Hawaii is blessed in many ways. It is, of course, an ultimate tropical paradise.
The beaches are spectacular, it has some of the best waves for surfing in the world, great hiking opportunities, a plethora of other adventurous activities, and the weather is of course awesome (if you don’t mind a bit of rain here and there). Hawaii is also blessed to be almost entirely free of dangerous land dwellers (the ocean is of course a different story).
There are virtually no snakes on the Hawaiian islands, except one that looks almost like an earthworm, and is equally harmless. The only poisonous spider lives exclusively in a volcanic crater on the island of Maui. There is, however, one dangerous little guy you have to watch out for: the Hawaiian centipede.
The Hawaiian Centipede – Scolopendra subspinipes
It’s also called the Vietnamese centipede, and its scientific name is Scolopendra subspinipes. Their bite is highly poisonous and extremely painful, to the extent they can send people to the hospital and, in rare cases, it can be deadly. Having spent a fair amount of time in Hawaii, I’ve seen quite a few of them. They like to hang out under rocks or in piles of leaves, so you know where to be especially careful of them. Recently, however, I got way too close to comfort to one.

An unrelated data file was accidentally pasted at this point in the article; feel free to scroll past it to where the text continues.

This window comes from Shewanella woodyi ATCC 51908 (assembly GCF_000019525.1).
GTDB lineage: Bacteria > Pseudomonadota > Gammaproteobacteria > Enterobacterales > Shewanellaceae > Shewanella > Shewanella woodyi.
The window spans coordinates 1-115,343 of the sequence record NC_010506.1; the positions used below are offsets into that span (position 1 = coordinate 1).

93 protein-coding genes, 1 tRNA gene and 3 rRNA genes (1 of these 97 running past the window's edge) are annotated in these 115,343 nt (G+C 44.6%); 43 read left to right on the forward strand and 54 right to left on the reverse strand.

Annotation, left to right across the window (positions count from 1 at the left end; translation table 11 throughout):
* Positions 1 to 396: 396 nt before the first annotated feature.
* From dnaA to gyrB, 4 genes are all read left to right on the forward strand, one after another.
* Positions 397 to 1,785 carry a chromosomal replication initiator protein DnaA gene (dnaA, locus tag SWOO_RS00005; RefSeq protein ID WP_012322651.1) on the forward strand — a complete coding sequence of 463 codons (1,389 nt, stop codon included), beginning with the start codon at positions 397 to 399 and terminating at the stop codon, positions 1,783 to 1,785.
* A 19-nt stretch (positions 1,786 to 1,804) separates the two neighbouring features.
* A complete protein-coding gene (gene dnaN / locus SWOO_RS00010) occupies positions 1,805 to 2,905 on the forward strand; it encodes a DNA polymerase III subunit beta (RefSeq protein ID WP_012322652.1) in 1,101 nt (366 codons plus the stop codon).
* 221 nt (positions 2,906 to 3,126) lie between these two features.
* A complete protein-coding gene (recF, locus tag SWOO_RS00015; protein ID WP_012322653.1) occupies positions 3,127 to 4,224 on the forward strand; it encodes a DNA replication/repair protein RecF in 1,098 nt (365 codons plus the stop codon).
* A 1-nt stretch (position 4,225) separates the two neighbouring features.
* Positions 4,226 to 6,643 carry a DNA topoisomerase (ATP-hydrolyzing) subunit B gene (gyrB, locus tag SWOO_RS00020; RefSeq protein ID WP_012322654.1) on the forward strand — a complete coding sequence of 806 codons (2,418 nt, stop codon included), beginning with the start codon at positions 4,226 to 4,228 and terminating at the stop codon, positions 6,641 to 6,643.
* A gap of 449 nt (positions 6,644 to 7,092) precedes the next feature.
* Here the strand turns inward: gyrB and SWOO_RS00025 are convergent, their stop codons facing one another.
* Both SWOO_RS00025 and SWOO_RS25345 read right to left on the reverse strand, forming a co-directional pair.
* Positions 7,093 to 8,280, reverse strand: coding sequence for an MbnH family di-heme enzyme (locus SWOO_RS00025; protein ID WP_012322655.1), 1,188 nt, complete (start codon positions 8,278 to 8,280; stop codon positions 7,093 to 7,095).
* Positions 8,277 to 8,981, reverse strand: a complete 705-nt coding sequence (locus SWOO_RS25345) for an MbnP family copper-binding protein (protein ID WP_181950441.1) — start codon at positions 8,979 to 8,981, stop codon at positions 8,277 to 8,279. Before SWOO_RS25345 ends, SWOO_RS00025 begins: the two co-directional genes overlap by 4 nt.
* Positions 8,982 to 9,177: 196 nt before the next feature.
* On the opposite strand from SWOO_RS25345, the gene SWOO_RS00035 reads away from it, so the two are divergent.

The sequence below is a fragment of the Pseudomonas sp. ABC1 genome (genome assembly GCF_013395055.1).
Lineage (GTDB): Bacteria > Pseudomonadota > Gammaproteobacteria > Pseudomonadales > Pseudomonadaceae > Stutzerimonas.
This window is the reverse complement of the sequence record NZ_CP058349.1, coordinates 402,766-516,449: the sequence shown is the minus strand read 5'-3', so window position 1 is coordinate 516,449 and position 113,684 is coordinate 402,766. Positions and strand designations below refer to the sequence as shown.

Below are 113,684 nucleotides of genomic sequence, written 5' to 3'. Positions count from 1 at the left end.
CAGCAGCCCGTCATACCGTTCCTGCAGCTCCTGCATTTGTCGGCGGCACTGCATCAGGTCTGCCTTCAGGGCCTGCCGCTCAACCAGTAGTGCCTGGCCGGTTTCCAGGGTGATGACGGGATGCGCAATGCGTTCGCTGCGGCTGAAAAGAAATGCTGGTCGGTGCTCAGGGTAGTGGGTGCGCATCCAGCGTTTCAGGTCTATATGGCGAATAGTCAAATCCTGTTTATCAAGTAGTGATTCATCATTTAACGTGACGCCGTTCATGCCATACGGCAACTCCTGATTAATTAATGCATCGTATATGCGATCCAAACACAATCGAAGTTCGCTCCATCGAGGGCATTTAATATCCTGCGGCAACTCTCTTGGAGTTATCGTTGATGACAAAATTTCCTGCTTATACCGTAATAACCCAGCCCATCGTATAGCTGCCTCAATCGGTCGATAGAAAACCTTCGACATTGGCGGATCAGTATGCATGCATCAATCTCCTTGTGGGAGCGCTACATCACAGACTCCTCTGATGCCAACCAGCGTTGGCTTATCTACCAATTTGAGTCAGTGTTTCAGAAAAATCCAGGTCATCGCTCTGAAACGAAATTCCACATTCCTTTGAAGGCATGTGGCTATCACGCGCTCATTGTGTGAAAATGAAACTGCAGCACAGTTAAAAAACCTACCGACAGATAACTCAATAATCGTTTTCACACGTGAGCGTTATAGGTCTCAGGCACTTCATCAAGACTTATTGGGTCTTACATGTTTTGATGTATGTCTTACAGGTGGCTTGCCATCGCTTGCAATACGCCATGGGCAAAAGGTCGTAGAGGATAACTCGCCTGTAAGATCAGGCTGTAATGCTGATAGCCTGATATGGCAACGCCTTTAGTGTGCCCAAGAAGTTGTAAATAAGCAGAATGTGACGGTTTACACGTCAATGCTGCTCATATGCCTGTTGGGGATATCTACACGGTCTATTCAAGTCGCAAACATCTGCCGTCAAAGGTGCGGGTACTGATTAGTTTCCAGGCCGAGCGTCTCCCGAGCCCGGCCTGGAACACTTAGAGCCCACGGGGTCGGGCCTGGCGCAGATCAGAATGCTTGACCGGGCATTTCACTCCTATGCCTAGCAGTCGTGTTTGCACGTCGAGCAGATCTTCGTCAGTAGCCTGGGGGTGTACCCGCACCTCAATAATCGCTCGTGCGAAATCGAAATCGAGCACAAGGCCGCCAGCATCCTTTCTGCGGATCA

I was camping on a secluded beach on the north shore of the island of Kauai. I’d just scraped out an area of thick leaves to clear a camping area, and had found three of the centipedes in the process. All of them I simply scraped up with my shovel and tossed alive back into the pile of leaves that I was creating, a little off to the side of where I planned to pitch my tent. After scraping out a large area, I then pitched my tent on the bare ground. I wasn’t at all concerned about the centipedes getting into my tent, since my tent doesn’t have any holes or open seams in it. So I figured there was no way they could get in there.
Later that night, after sundown, I got up to go to the bathroom (or rather, to make use of a nearby bush). Here’s where I made my mistake: I left the tent flap wide open. But it was only for a minute, so I didn’t think anything too dramatic could happen as a result. I crawled back into my tent, turned off the light and lay down to sleep.